New York approves gender-neutral titles for police and firefighter jobs
Legislators in New York state have approved a bill that will officially remove the terms “policeman” and “fireman” in state law, in a bid to make the titles more gender-neutral.
The titles will be replaced with “police officer” and “firefighter” to recognise the role of everyone in police and fire departments across the state.
“Women make up an important part of our police force and firehouses, and it’s time New York state laws reflect that,” said New York State Assembly speaker Carl Heastie.
The measure was approved by the state Senate in April and will now head to Governor Andrew Cuomo to be reviewed.
Proposing the move last year, Democratic Assembly member Jo Anne Simon and Republican Senator Betty Little said in a statement: “This bill modernises the outdated.
“Stamping out gender-specific language will ensure that professions that were once seen as non-traditional for women are more likely to appeal to all people, regardless of gender, and will ensure the broad inclusion of women in every aspect of the police and fire departments.”
Earlier this week, it was announced that the Boy Scouts of America is changing its name to remove “boy”, to ensure all children are welcome regardless of their gender.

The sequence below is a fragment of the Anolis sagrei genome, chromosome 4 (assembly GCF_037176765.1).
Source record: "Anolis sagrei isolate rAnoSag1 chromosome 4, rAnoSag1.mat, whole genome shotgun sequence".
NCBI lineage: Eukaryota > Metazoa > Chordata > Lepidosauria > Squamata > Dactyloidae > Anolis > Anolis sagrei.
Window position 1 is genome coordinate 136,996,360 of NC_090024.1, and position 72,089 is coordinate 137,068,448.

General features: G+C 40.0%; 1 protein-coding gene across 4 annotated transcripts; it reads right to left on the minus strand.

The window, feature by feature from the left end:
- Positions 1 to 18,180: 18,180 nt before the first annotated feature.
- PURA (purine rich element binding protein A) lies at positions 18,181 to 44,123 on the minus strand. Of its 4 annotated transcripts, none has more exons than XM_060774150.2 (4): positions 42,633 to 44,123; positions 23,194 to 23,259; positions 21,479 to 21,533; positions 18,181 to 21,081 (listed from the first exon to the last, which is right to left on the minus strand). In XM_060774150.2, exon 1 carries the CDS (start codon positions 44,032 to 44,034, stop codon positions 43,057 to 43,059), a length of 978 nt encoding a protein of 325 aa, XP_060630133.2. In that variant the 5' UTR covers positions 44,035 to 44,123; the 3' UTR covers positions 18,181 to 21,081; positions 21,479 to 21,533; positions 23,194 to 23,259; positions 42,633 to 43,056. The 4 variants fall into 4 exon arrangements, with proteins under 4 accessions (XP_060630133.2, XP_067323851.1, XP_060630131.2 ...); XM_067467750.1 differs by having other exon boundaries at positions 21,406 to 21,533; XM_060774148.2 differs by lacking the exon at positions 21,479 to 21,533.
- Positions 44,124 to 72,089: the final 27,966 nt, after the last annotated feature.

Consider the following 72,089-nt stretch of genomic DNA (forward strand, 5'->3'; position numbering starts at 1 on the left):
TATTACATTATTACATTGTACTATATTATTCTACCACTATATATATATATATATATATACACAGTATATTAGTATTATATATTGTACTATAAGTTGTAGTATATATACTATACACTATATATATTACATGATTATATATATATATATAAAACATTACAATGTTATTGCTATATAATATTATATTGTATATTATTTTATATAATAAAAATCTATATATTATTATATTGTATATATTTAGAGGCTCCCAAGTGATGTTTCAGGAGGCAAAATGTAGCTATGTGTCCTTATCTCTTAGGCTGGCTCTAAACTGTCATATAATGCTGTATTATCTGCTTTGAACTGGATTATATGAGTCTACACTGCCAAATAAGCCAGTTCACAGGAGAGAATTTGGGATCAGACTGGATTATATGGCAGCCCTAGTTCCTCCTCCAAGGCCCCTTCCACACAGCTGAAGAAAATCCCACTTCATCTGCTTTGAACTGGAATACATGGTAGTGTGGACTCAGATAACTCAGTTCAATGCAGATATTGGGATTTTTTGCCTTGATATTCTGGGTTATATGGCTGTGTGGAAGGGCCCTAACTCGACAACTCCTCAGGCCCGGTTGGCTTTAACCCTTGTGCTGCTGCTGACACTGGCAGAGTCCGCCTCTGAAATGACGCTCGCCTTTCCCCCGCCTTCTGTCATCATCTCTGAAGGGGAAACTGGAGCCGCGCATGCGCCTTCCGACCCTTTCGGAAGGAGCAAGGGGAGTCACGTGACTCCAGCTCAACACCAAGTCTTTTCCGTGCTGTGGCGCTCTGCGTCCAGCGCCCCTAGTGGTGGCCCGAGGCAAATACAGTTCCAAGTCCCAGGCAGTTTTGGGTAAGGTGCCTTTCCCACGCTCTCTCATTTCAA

“As we enter a new era for our organisation, it is important that all youth can see themselves in scouting in every way possible,” Chief Scout Executive Mike Surbaugh said in a statement.
The Boy Scouts will become known as Scouts BSA (Boy Scouts of America) from 2019, when the first girls will be admitted to the programme.
Last year, the group’s board of directors voted to open their programme to all children after a transgender boy was accepted into the organisation.
The name of the parent organisation and the programme for younger children – Cub Scouts – will not change.
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In March, the Australian airline Qantas announced it had issued guidance to its staff to start using gender-neutral language onboard flights, to create a safe space for passengers and benefit LGBTQ+ employees.
The airline sent workers an information pack about the appropriate use of gendered language, which recommended staff avoid using terms such as mother and father in favour of parent.
It also suggested the terms husband and wife be replaced with partner and spouse.
A spokesperson for the company said that they have a “long and proud history of promoting inclusion among our people, our customers and society.”
“We want Qantas to be an inclusive workplace and we shared some factsheets created by the Diversity Council of Australia with some suggestions on more inclusive language, particularly on gender, age and LGBTI issues.”